It’s fine to celebrate high growth rates in Africa, but to look at them in isolation is to distort the real picture, says Diana Games, CEO of South Africa-based research company Africa@Work in a report in BusinessDayLive.
A new list of the fastest-growing economies in Africa by African Development Bank in its Africa Economic Outlook 2013 includes some of the poorest countries in Africa. Some are developing off an extremely low base, Games said. Topping the list is Libya (11.6 percent), Sierra Leone (9.6 percent), Chad (9.5 percent), Cote d’Ivoire (9.3 percent), Republic of Congo (8.8 percent) and Ghana (8.4 percent).
Growth rates are used by fund managers, investment bankers and others to portray Africa as the new frontier for growth, in essence to talk up their book, Games argues.
She cites figures for Sierra Leone, which ranked 177 out of 187 countries on the U.N. Human Development Index 2012 on education, life expectancy, health, per-capita incomes, poverty and inequality. Per-capita gross national income was $881. Its high growth rates are based on a few large deals in the resources sector — mostly in iron ore and diamonds — yet about 70 percent of people live below the poverty line, the report said.
Chad ranks 184th on the same list, with a life expectancy of 49.9 years. National income per capita is $1,258. Cote d’Ivoire, finally stabilizing after a long-running civil conflict, is ranked at No. 168.
Republic of Congo is ranked at 142nd, while Mozambique, at No. 7 on the African Development Bank list and a top destination for investment, ranks No. 185. Its per-capita income is $906. In Chad, the government reneged on a deal with World Bank to spend a portion of oil profits on alleviating poverty in return for bank funding of a pipeline to take oil from the landlocked country to the sea. Chad remains one of the poorest countries in the world.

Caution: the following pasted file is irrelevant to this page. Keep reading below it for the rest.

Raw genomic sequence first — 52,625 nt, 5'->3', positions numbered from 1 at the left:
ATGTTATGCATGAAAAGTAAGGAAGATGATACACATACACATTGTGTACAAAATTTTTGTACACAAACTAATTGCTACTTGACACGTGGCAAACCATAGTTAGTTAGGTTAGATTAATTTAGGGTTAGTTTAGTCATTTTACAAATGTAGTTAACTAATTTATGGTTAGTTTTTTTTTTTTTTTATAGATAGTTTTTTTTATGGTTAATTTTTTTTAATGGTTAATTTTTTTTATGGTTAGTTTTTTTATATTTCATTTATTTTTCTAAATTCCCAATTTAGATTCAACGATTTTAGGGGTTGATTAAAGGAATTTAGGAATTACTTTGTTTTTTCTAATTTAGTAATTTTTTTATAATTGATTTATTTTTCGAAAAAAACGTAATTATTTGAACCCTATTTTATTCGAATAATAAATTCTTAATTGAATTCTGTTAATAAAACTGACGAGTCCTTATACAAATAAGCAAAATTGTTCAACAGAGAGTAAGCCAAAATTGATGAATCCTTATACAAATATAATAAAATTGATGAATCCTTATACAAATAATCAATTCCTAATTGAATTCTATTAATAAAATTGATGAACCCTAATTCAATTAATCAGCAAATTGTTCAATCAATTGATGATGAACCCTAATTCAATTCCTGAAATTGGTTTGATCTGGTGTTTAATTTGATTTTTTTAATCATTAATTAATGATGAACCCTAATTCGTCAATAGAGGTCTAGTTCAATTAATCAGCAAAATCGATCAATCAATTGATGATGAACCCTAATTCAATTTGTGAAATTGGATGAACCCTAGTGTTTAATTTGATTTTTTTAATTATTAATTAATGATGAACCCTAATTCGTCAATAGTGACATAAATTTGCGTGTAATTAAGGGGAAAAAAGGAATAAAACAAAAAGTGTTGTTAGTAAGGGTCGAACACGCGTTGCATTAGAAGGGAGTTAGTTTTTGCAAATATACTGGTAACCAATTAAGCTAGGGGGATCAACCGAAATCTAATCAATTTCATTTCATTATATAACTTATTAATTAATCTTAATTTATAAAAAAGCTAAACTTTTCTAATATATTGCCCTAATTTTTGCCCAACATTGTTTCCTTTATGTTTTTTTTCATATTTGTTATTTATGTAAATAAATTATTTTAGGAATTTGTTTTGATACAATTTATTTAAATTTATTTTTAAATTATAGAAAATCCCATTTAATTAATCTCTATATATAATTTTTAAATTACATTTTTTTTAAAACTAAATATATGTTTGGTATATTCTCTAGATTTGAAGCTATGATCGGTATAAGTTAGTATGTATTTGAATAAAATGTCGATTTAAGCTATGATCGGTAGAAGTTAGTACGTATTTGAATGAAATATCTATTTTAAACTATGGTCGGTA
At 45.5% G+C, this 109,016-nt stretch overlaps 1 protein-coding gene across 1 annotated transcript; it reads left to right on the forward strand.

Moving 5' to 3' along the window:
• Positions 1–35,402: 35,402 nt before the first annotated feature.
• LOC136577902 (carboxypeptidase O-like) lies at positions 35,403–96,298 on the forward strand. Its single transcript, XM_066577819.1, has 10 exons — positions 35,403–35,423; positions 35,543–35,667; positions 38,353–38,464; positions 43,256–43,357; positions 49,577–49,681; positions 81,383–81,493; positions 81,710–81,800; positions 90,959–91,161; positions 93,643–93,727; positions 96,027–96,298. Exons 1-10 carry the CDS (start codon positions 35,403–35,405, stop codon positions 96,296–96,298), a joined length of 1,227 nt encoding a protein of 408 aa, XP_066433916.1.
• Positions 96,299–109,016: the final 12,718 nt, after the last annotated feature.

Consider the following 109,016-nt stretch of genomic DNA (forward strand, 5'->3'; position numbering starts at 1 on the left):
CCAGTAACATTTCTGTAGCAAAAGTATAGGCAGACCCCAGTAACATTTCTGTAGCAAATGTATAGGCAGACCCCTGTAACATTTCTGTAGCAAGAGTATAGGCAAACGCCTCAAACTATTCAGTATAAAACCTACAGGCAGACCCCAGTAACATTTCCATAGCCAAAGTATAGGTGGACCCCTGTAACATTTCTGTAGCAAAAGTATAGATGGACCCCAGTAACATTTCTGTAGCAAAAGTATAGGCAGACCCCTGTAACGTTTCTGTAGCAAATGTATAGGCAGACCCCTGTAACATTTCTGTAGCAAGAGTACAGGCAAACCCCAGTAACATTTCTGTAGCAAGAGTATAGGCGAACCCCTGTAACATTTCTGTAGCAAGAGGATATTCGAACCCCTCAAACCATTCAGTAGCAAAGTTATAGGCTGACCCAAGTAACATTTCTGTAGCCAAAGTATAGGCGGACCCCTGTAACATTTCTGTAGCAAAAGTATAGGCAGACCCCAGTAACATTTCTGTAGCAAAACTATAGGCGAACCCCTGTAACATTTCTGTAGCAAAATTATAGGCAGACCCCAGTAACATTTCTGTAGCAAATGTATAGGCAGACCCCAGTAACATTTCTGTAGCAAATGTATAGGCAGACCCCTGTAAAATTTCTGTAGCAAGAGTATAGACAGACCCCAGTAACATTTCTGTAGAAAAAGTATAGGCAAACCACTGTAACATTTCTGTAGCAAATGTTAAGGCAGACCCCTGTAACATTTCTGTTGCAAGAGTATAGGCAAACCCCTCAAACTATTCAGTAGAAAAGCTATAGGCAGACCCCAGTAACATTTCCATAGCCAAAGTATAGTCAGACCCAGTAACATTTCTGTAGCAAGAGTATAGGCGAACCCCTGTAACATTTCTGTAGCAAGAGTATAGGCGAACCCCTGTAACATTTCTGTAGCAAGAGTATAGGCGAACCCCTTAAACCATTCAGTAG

Chad, Congo and Cote d’Ivoire are in the bottom 10 of World Bank’s ease-of-doing-business rankings, the report said.
Angola, eighth on the African Development Bank list, saw its growth rate drop to 2.4 percent in 2009 after the oil price crashed in 2008, down from more than 20 percent in 2007, highlighting its undiversified economy.
Despite the sorry state of the human development stats in most of these rapidly growing countries, there is no shortage of investment in resources, Games says. But lifestyle improvements tend to be reflected almost entirely in the big cities, with limited trickle-down of new wealth and opportunity beyond these “city states” unless it is in towns close to resources.
This raises issues of governance and the commitment of leaders to invest in a sustainable future, Games argues.
Not only is underdevelopment a potential security threat in high-growth countries, but not fully understanding the nature and spread of that growth presents investment risks, Games says.